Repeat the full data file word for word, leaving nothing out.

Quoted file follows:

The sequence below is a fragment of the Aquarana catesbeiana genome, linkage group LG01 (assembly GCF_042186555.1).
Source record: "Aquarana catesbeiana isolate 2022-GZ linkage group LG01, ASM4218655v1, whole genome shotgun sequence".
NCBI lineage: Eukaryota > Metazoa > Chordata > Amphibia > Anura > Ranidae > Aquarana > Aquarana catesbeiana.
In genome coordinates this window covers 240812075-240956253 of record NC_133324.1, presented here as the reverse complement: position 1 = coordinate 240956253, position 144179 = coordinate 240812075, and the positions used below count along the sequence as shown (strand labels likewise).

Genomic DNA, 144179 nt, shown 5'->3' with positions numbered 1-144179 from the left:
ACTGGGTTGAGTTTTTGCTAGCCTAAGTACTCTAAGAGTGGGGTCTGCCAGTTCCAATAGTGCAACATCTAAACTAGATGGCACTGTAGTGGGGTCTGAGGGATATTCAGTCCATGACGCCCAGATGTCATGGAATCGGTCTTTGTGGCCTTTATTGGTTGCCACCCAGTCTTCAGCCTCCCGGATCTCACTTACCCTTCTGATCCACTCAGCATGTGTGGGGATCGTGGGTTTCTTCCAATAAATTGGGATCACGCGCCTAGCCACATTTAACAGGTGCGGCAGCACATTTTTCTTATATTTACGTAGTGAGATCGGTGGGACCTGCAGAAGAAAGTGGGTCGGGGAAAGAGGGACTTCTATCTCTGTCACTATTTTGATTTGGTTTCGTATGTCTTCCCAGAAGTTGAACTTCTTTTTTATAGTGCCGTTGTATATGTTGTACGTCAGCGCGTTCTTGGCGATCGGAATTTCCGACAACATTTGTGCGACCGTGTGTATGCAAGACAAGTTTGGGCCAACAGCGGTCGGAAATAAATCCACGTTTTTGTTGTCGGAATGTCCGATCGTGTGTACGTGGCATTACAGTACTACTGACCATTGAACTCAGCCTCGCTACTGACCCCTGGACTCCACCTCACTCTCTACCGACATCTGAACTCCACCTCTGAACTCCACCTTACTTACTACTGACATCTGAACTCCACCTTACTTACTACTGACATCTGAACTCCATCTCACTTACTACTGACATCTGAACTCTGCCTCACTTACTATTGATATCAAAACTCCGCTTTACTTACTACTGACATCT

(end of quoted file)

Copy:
The sequence below is a fragment of the Aquarana catesbeiana genome, linkage group LG01 (assembly GCF_042186555.1).
Source record: "Aquarana catesbeiana isolate 2022-GZ linkage group LG01, ASM4218655v1, whole genome shotgun sequence".
NCBI lineage: Eukaryota > Metazoa > Chordata > Amphibia > Anura > Ranidae > Aquarana > Aquarana catesbeiana.
In genome coordinates this window covers 240812075-240956253 of record NC_133324.1, presented here as the reverse complement: position 1 = coordinate 240956253, position 144179 = coordinate 240812075, and the positions used below count along the sequence as shown (strand labels likewise).

Genomic DNA, 144179 nt, shown 5'->3' with positions numbered 1-144179 from the left:
ACTGGGTTGAGTTTTTGCTAGCCTAAGTACTCTAAGAGTGGGGTCTGCCAGTTCCAATAGTGCAACATCTAAACTAGATGGCACTGTAGTGGGGTCTGAGGGATATTCAGTCCATGACGCCCAGATGTCATGGAATCGGTCTTTGTGGCCTTTATTGGTTGCCACCCAGTCTTCAGCCTCCCGGATCTCACTTACCCTTCTGATCCACTCAGCATGTGTGGGGATCGTGGGTTTCTTCCAATAAATTGGGATCACGCGCCTAGCCACATTTAACAGGTGCGGCAGCACATTTTTCTTATATTTACGTAGTGAGATCGGTGGGACCTGCAGAAGAAAGTGGGTCGGGGAAAGAGGGACTTCTATCTCTGTCACTATTTTGATTTGGTTTCGTATGTCTTCCCAGAAGTTGAACTTCTTTTTTATAGTGCCGTTGTATATGTTGTACGTCAGCGCGTTCTTGGCGATCGGAATTTCCGACAACATTTGTGCGACCGTGTGTATGCAAGACAAGTTTGGGCCAACAGCGGTCGGAAATAAATCCACGTTTTTGTTGTCGGAATGTCCGATCGTGTGTACGTGGCATTACAGTACTACTGACCATTGAACTCAGCCTCGCTACTGACCCCTGGACTCCACCTCACTCTCTACCGACATCTGAACTCCACCTCTGAACTCCACCTTACTTACTACTGACATCTGAACTCCACCTTACTTACTACTGACATCTGAACTCCATCTCACTTACTACTGACATCTGAACTCTGCCTCACTTACTATTGATATCAAAACTCCGCTTTACTTACTACTGACATCT